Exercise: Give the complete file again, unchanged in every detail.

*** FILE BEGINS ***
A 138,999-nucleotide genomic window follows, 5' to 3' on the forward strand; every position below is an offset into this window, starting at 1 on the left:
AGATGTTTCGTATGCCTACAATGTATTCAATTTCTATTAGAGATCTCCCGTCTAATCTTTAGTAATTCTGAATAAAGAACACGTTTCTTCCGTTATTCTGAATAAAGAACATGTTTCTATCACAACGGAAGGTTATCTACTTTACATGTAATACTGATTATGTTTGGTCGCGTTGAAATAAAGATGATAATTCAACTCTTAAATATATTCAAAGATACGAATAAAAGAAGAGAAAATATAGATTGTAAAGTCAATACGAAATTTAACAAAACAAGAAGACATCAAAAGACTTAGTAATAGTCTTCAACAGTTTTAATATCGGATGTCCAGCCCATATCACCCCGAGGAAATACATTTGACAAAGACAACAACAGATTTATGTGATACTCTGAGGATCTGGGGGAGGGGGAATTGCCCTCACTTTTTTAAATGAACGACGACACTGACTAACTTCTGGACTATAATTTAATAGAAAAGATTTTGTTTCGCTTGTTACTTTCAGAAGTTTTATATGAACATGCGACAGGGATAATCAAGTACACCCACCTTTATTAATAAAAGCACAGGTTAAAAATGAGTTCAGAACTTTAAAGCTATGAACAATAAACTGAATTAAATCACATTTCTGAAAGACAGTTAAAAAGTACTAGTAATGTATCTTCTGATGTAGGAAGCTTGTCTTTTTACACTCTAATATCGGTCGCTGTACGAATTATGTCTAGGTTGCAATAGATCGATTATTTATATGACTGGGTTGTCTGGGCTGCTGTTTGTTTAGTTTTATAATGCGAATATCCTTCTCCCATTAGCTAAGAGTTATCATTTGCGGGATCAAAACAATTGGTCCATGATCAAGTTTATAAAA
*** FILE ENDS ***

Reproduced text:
A 138,999-nucleotide genomic window follows, 5' to 3' on the forward strand; every position below is an offset into this window, starting at 1 on the left:
AGATGTTTCGTATGCCTACAATGTATTCAATTTCTATTAGAGATCTCCCGTCTAATCTTTAGTAATTCTGAATAAAGAACACGTTTCTTCCGTTATTCTGAATAAAGAACATGTTTCTATCACAACGGAAGGTTATCTACTTTACATGTAATACTGATTATGTTTGGTCGCGTTGAAATAAAGATGATAATTCAACTCTTAAATATATTCAAAGATACGAATAAAAGAAGAGAAAATATAGATTGTAAAGTCAATACGAAATTTAACAAAACAAGAAGACATCAAAAGACTTAGTAATAGTCTTCAACAGTTTTAATATCGGATGTCCAGCCCATATCACCCCGAGGAAATACATTTGACAAAGACAACAACAGATTTATGTGATACTCTGAGGATCTGGGGGAGGGGGAATTGCCCTCACTTTTTTAAATGAACGACGACACTGACTAACTTCTGGACTATAATTTAATAGAAAAGATTTTGTTTCGCTTGTTACTTTCAGAAGTTTTATATGAACATGCGACAGGGATAATCAAGTACACCCACCTTTATTAATAAAAGCACAGGTTAAAAATGAGTTCAGAACTTTAAAGCTATGAACAATAAACTGAATTAAATCACATTTCTGAAAGACAGTTAAAAAGTACTAGTAATGTATCTTCTGATGTAGGAAGCTTGTCTTTTTACACTCTAATATCGGTCGCTGTACGAATTATGTCTAGGTTGCAATAGATCGATTATTTATATGACTGGGTTGTCTGGGCTGCTGTTTGTTTAGTTTTATAATGCGAATATCCTTCTCCCATTAGCTAAGAGTTATCATTTGCGGGATCAAAACAATTGGTCCATGATCAAGTTTATAAAA